What’s something that makes your farm stand out?

I don’t know if Soul Food Farm stands out as different from any other small farm, but the guiding principles of the farm have always been simple: That the farm should embody beauty, form and function. That simple was best. Our strength was in staying small and diverse. There have been times over the years when we drifted from those core principles and beliefs, but we always found our way back. And there would never have been a Soul Food Farm if it wasn’t for the customers and farm friends who have been part of our story.

Anything exciting on the horizon? What do you see happening and what do you want to see happen with interest in local food?

I think this upending of our economy in many ways is a reason to feel some excitement. We are watching people come together and exhibit great acts of kindness. It’s a painful adjustment, of course, but it’s forcing us all to be creative and inspired about how we view our businesses. We have the possibility now to create a new system of food equity:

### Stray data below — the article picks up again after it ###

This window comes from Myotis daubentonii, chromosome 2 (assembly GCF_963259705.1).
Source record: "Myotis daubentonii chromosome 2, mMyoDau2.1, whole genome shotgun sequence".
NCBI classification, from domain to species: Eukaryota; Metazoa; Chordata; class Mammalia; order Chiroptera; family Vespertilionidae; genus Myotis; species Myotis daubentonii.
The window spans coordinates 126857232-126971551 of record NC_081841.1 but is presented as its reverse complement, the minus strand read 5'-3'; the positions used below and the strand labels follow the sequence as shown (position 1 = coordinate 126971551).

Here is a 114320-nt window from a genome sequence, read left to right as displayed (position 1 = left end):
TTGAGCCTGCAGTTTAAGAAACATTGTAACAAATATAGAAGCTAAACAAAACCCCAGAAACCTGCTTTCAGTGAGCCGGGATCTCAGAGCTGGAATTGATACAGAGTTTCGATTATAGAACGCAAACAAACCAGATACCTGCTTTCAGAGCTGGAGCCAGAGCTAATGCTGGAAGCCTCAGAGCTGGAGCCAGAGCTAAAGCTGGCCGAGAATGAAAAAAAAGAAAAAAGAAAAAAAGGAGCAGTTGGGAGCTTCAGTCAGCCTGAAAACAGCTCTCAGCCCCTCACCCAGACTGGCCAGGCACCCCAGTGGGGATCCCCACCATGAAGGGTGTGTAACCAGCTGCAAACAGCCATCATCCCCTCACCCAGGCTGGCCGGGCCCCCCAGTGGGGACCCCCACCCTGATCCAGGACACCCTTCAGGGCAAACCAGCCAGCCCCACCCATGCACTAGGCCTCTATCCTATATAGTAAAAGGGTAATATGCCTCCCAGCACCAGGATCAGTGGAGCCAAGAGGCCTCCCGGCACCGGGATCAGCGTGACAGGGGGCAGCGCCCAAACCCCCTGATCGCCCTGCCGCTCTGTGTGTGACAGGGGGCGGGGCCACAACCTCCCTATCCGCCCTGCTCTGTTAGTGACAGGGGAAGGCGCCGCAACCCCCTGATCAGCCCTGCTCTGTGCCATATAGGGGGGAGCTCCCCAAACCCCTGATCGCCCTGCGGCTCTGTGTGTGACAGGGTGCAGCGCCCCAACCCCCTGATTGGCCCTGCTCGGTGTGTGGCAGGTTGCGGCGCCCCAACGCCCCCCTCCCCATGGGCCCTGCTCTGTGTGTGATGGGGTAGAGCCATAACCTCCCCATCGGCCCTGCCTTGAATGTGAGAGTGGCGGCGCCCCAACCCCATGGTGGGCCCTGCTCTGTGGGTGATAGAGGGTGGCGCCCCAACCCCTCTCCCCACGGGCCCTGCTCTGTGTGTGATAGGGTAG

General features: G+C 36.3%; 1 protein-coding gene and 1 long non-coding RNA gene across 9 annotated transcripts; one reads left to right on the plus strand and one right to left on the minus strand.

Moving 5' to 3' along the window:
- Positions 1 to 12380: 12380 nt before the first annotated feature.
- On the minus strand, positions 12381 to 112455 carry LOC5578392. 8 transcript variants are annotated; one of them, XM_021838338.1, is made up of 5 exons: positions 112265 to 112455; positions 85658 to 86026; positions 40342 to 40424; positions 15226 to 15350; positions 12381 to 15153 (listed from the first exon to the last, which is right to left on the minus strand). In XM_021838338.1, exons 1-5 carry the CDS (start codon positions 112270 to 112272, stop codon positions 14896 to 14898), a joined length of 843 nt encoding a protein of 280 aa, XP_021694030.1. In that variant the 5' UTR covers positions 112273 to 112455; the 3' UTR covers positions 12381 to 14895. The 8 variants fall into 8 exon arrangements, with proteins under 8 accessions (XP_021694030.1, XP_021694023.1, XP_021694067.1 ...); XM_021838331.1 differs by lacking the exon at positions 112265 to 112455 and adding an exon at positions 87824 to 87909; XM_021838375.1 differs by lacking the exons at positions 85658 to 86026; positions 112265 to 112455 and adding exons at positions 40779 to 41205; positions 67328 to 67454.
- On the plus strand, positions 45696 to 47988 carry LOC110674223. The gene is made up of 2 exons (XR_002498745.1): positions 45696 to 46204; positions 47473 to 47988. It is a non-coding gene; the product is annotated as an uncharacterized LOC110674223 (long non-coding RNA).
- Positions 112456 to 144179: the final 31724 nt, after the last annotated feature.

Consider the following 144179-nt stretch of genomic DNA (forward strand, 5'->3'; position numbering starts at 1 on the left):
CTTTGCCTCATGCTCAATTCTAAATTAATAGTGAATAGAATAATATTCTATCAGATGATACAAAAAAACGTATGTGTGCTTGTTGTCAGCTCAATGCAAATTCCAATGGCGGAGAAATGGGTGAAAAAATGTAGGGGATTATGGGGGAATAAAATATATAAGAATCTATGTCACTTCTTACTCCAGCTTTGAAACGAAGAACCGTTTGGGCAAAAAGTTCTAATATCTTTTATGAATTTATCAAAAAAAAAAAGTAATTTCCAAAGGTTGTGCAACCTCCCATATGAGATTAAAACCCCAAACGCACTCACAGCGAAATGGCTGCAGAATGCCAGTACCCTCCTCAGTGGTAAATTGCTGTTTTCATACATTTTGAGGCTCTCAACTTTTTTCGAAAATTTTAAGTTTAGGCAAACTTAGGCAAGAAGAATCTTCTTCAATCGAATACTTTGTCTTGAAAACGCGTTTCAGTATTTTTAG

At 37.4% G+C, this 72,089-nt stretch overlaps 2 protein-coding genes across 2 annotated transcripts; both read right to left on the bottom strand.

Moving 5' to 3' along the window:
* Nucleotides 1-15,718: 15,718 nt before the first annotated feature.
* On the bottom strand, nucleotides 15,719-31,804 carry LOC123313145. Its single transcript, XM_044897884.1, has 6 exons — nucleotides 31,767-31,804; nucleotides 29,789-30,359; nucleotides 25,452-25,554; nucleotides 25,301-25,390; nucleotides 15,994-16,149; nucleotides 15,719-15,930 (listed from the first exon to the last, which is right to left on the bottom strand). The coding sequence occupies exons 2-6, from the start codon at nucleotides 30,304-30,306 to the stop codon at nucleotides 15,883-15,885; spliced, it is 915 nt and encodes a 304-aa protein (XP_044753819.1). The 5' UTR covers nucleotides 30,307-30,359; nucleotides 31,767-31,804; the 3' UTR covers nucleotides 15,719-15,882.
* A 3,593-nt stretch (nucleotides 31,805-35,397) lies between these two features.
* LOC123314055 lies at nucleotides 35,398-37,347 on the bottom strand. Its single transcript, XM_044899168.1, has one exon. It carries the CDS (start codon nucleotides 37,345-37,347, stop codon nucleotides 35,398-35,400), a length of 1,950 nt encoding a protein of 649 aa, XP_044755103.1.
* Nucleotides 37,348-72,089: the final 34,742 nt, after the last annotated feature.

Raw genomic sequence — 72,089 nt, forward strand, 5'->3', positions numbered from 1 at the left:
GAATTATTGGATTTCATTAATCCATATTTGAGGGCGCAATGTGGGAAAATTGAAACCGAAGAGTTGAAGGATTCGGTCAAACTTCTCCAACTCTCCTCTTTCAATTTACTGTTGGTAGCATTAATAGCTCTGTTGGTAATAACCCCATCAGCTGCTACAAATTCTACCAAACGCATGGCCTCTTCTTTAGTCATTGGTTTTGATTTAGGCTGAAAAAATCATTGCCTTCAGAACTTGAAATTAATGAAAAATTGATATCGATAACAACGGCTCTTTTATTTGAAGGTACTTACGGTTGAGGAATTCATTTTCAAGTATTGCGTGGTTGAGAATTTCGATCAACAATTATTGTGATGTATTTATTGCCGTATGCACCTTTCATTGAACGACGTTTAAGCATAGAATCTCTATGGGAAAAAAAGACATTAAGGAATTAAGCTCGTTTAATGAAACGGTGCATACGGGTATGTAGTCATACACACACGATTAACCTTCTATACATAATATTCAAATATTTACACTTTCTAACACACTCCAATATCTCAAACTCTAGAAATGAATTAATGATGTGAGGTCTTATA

• A sound regional food system that includes access, transportation, a closer connection between farmers and consumers.
  • The understanding that food is our common denominator and is not a commodity but a human right.
  • The uplifting of small and regional food production as opposed to large, clumsy and cruel.
  • Farmers in each region supporting food security in a more profound way and the community responding with financial support.

The world is changing and it could be a wonderful moment to create truly regenerative systems. The old way of corporations controlling our food supply is no longer feasible. The fractures of that big ag system have been revealed. The smaller farmers and their advocates are picking up the work of feeding people, building new supply chains and working out how to alleviate food insecurity with an intensity like never before.

Anything else you’d like to add?

Soul Food Farm CSA is adding new farmers, ranchers and small business owners each week to our list. We are going to keep operating the CSA as long as needed to help bring farmers and customers together.

The Soul Food Farm CSA is available for pickup at the farm on Saturdays. Orders go live Saturdays at 10 am and close Wednesdays at 5 pm. Learn more here.

Find out more about local CSAs here.

Local Food Reflections from the Sustainable Solano Team